Wednesday, May 25, 2011


     We have all studied the creation account.  Since childhood we have been taught about the days of creation and the beginning of man's occupation of the earth.  We also learn of man's sin against God and the curses that would plague the earth because of that sin.  In chapter 4 following the birth of Seth we read man began to call upon the name of the Lord. (verse 26)  In chapter five we are given a genealogy of the generations of Adam which take us to the birth of Noah and his sons.
     But there is something written in the course of the genealogy we often acknowledge, and yet really don't give much thought to what is being said.  When Enoch is mentioned in verse 21 we are told he became the father of Methuselah.  Attention is then given to Methuselah who lived longer than any other man in human history.  Often overlooked in this piece of trivia is the account of Enoch.  It is not enough to pay attention to Enoch's age when he became the father of Methuselah.  Something else much more striking is written about Enoch.
     When all of the other genealogies are read there is a common thread mentioned about them all except Enoch.  All the others died.  Enoch did not die.  In verse 22 we are told that Enoch walked with God for three hundred years after the birth of Methuselah, becoming the father of other sons and daughters during that time.  In verse 24, we are told again that Enoch walked with God, and then, he was not, for God took him.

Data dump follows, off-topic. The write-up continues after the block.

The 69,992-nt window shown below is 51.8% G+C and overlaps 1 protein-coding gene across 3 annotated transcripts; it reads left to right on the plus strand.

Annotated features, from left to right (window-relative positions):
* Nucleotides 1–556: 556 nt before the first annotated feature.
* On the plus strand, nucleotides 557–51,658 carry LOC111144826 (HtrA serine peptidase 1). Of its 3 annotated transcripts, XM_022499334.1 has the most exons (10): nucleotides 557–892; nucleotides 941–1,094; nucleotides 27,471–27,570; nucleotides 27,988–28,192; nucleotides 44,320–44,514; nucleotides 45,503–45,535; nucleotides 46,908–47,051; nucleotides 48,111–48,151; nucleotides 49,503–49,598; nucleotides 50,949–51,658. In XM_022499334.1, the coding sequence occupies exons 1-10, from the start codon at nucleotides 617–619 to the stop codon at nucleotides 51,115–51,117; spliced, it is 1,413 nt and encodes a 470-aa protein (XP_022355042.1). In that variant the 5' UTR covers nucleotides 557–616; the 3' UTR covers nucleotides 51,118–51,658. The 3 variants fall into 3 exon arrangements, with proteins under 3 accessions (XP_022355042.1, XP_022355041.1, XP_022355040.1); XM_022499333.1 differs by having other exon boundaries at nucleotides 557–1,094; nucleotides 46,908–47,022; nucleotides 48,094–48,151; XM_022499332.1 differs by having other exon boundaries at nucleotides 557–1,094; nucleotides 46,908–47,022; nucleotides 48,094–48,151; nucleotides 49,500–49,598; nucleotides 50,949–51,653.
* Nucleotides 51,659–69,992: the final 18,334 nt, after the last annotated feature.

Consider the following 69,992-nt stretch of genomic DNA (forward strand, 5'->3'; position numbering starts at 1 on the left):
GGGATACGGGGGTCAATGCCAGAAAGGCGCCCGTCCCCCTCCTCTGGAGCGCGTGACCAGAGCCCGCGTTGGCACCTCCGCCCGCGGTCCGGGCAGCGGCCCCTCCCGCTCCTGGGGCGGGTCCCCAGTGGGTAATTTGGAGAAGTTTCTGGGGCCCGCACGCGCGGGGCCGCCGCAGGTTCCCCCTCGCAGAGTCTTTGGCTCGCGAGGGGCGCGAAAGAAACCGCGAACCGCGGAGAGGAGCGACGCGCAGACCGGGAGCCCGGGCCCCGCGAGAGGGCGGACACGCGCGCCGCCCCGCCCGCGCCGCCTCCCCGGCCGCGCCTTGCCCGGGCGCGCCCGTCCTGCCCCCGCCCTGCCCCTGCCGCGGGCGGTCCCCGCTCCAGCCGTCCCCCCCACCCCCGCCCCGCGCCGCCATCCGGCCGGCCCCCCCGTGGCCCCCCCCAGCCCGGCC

When Enoch walked with God he had a fellowship with him.  This fellowship denotes an intimate relationship shared between him and God.  We are also told in 6:9 that Noah walked with God.  The same word used to describe the walk of Enoch with God is used in connection with Noah.  In 6:8 we are told that Noah found favor (grace) in the eyes of the Lord.  And yet Noah was not taken in the way Enoch was taken.
     The phrase and he was not simply tells us Enoch no longer existed in the flesh as others of mankind.  The only explanation given for this is found in Hebrews 11:5.  Enoch was taken up by faith so he should not see death, and he was not not found (and he was not) because God took him up.  The last portion of this verse is striking, "for he obtained a witness that before his being taken up he was pleasing to God."  We are then told in verse 6, without faith it is impossible to please God.
     What are we to learn from the written word?  First, God blesses man in various ways.  We may not always understand but it is not always given to us to understand.  Secondly, if we are going to be people of faith we must have an intimate fellowship with God as Enoch did.   Implicit in this fellowship is our dependence on Him and obedience as we call upon His name.  This is how we become pleasing to Him.  Finally, if we desire to be taken up by the Lord as a part of that resurrection unto eternal life, then let our life boldly proclaim to those around us we walk with the Lord.  Rodger

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